Skip to main content

The Homestretch Premieres on Independent Lens Monday, April 13, 2015 on PBS

(San Francisco,CA) - The Homestretch follows three remarkable homeless teens as they fight to stay in school, graduate, and build a more stable future. Each of these smart, resilient teenagers -- Roque, Kasey, and Anthony -- challenge stereotypes of homelessness as they work to complete their education while coping with the trauma of being alone and abandoned at an early age. Through haunting images, intimate scenes, and first-person narratives, these teens take us on their journeys of struggle and triumph. As their stories unfold, the film explores their plights within the larger issues of poverty, race, juvenile justice, immigration, foster care, and LGBTQ rights.  

The Homestretch is part of American Graduate: Let's Make It Happen, a public media initiative made possible by the Corporation for Public Broadcasting to help local communities across America keep more students on the path to graduation. A co-production of Spargel Productions and Kartemquin Films, directed and produced by Anne de Mare and Kirsten Kelly, The Homestretch premieres on Independent Lens on Monday, April 13, 2015, 10:00-11:00 PM ET (check local listings) on PBS.

Across America, the number of homeless youth is growing at a staggering rate -- nearly 2.5 million American children were homeless at some point in 2013, leaving school systems throughout the nation struggling to cope with the needs of kids who not only have no homes but often no stable parental or adult support. In an environment of rising unemployment, poverty and home foreclosures, over 19,000 Chicago public school students were registered in the "Students in Temporary Living Situations" Homeless Education Program in the 2012/2013 school year.  

With unprecedented access into the Chicago Public Schools, The Night Ministry's Crib emergency youth shelter and Teen Living Programs' Belfort House, The Homestretch follows these teens as they navigate a life of couch-hopping, emergency shelters, transitional homes, street families, and a school system on the front lines of this crisis. The film examines the struggles these youth face in obtaining a high school level education, and then follows them beyond graduation to focus on the crucial transition period when the structure of school vanishes and they have to find the support and community they need to survive as an independent adult.

The Homestretch is a powerful, original perspective on what it means to be young and homeless while trying to create a better future in America today.

Visit The Homestretchcompanion Web site which features information about the film, including an interview with the filmmakers, preview clips, and more.

About Independent Lens
Independent Lens is an Emmy® Award-winning weekly series airing on PBS Monday nights at 10:00 PM. The acclaimed series features documentaries united by the creative freedom, artistic achievement, and unflinching visions of independent filmmakers. Presented by Independent Television Service, the series is funded by the Corporation for Public Broadcasting, a private corporation funded by the American people, with additional funding from PBS and the John D. and Catherine T. MacArthur Foundation. For more visit Join the conversation: and on Twitter @IndependentLens.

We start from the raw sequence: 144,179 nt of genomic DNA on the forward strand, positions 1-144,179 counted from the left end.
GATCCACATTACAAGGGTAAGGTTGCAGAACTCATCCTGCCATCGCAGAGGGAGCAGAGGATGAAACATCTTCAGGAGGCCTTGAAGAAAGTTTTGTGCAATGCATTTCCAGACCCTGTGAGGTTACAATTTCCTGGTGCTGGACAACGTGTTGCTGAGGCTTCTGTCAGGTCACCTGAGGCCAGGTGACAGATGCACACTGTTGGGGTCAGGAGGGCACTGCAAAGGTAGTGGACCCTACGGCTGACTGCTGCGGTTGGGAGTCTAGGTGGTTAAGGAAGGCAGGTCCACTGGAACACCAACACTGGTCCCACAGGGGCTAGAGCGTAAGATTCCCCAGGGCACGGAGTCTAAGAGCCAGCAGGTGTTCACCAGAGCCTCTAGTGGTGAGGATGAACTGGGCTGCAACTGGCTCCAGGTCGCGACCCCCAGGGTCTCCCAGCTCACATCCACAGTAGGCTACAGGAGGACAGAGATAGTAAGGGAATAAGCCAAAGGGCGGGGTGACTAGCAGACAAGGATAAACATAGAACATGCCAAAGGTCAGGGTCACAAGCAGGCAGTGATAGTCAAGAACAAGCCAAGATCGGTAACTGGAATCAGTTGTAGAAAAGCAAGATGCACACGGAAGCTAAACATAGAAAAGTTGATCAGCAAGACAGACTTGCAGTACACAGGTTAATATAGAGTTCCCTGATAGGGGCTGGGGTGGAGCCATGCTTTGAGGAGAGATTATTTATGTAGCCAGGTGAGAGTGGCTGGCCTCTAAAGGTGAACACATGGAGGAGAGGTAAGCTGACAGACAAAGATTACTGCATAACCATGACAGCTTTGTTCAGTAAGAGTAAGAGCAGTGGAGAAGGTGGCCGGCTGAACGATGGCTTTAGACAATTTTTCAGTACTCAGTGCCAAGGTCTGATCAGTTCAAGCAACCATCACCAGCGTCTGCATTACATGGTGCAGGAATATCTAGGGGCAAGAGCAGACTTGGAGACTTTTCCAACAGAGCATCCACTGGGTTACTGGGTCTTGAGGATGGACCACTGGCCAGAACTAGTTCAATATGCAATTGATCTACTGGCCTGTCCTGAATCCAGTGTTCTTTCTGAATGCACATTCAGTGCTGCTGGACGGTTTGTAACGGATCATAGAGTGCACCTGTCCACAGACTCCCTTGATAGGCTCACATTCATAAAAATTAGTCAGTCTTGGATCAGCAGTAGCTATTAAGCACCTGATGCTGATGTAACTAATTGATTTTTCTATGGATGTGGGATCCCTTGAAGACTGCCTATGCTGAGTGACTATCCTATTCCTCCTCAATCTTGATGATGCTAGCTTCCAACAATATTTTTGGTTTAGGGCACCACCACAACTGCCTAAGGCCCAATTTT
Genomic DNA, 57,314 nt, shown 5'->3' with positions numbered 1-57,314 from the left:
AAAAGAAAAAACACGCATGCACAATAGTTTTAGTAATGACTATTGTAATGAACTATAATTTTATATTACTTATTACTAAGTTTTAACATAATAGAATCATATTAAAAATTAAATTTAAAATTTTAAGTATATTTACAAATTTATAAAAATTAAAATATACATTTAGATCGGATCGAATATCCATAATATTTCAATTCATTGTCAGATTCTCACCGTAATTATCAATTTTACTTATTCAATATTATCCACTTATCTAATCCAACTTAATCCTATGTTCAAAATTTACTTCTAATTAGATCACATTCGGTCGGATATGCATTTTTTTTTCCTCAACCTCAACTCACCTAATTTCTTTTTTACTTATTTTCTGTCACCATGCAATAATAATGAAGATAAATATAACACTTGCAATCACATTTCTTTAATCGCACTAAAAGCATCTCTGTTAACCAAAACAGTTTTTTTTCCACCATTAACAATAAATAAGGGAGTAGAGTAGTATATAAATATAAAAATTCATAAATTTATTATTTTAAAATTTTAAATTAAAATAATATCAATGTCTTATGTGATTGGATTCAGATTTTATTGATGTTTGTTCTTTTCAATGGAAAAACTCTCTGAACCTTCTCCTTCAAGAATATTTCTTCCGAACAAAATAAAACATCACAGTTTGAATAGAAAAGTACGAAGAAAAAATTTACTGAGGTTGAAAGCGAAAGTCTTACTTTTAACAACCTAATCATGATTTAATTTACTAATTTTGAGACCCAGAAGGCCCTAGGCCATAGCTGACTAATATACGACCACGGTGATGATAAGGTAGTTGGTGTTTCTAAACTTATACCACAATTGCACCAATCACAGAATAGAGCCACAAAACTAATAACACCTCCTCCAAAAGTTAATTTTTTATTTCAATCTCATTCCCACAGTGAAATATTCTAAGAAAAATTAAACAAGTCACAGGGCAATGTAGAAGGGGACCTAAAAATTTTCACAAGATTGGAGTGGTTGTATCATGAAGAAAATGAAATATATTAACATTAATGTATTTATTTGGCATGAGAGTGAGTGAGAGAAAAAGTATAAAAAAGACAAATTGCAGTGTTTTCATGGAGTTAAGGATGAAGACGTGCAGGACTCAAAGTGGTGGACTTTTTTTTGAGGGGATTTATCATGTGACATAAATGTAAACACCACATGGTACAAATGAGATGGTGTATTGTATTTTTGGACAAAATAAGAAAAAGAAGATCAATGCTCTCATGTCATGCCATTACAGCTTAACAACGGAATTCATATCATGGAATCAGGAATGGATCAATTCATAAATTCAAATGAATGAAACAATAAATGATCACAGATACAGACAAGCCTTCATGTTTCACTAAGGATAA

About American Graduate
American Graduate: Let's Make it Happen was launched in 2011 with 25 public media stations in high need communities to spotlight the high school dropout crisis and focus on middle and high school student interventions. Today, more than 100 public radio and television stations in 40 states have partnered with over 1000 community organizations and schools, as well as Alma and Colin Powell's America's Promise Alliance, Everyone Graduates Center at Johns Hopkins University School of Education, Alliance for Excellent Education, Bill & Melinda Gates Foundation and Newman's Own Foundation to help the nation achieve a 90% graduation by 2020. With primetime and children's programming that educates, informs, and inspires, public radio and television stations -- locally owned and operated -- are important resources in helping to address critical issues facing today's communities. According to a report from the Everyone Graduates Center at Johns Hopkins University School of Education, American Graduate stations have told the story about the dropout crisis in a way that empowered citizens to get involved, and helped community organizations break down silos to work more effectively together. Visit American Graduate on  Facebook, Twitter or

About CPB  
The Corporation for Public Broadcasting (CPB), a private, nonprofit corporation created by Congress in 1967, is the steward of the federal government's investment in public broadcasting. It helps support the operations of more than 1,400 locally-owned and -operated public television and radio stations nationwide, and is the largest single source of funding for research, technology and program development for public radio, television and related online services. For more information, visit